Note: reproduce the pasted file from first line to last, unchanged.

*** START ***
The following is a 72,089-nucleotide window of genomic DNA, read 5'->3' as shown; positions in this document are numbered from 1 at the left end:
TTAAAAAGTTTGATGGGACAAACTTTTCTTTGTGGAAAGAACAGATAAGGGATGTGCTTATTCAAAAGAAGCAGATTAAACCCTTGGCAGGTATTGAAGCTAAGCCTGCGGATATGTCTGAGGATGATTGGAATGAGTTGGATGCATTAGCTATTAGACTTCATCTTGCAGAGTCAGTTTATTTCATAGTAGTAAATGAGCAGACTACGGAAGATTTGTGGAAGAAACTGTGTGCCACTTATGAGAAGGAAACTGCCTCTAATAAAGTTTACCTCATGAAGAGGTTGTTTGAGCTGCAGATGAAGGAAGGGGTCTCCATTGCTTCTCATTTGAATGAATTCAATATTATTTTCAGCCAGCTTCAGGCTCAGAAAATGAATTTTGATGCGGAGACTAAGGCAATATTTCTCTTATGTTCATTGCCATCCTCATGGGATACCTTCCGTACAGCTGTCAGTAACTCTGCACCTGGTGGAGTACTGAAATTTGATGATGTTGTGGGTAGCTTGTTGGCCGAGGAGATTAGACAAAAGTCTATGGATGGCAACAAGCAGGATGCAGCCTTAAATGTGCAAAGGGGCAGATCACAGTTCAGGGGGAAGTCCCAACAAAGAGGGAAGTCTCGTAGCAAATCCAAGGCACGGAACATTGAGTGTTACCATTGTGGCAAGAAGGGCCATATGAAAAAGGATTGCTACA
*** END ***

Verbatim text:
The following is a 72,089-nucleotide window of genomic DNA, read 5'->3' as shown; positions in this document are numbered from 1 at the left end:
TTAAAAAGTTTGATGGGACAAACTTTTCTTTGTGGAAAGAACAGATAAGGGATGTGCTTATTCAAAAGAAGCAGATTAAACCCTTGGCAGGTATTGAAGCTAAGCCTGCGGATATGTCTGAGGATGATTGGAATGAGTTGGATGCATTAGCTATTAGACTTCATCTTGCAGAGTCAGTTTATTTCATAGTAGTAAATGAGCAGACTACGGAAGATTTGTGGAAGAAACTGTGTGCCACTTATGAGAAGGAAACTGCCTCTAATAAAGTTTACCTCATGAAGAGGTTGTTTGAGCTGCAGATGAAGGAAGGGGTCTCCATTGCTTCTCATTTGAATGAATTCAATATTATTTTCAGCCAGCTTCAGGCTCAGAAAATGAATTTTGATGCGGAGACTAAGGCAATATTTCTCTTATGTTCATTGCCATCCTCATGGGATACCTTCCGTACAGCTGTCAGTAACTCTGCACCTGGTGGAGTACTGAAATTTGATGATGTTGTGGGTAGCTTGTTGGCCGAGGAGATTAGACAAAAGTCTATGGATGGCAACAAGCAGGATGCAGCCTTAAATGTGCAAAGGGGCAGATCACAGTTCAGGGGGAAGTCCCAACAAAGAGGGAAGTCTCGTAGCAAATCCAAGGCACGGAACATTGAGTGTTACCATTGTGGCAAGAAGGGCCATATGAAAAAGGATTGCTACA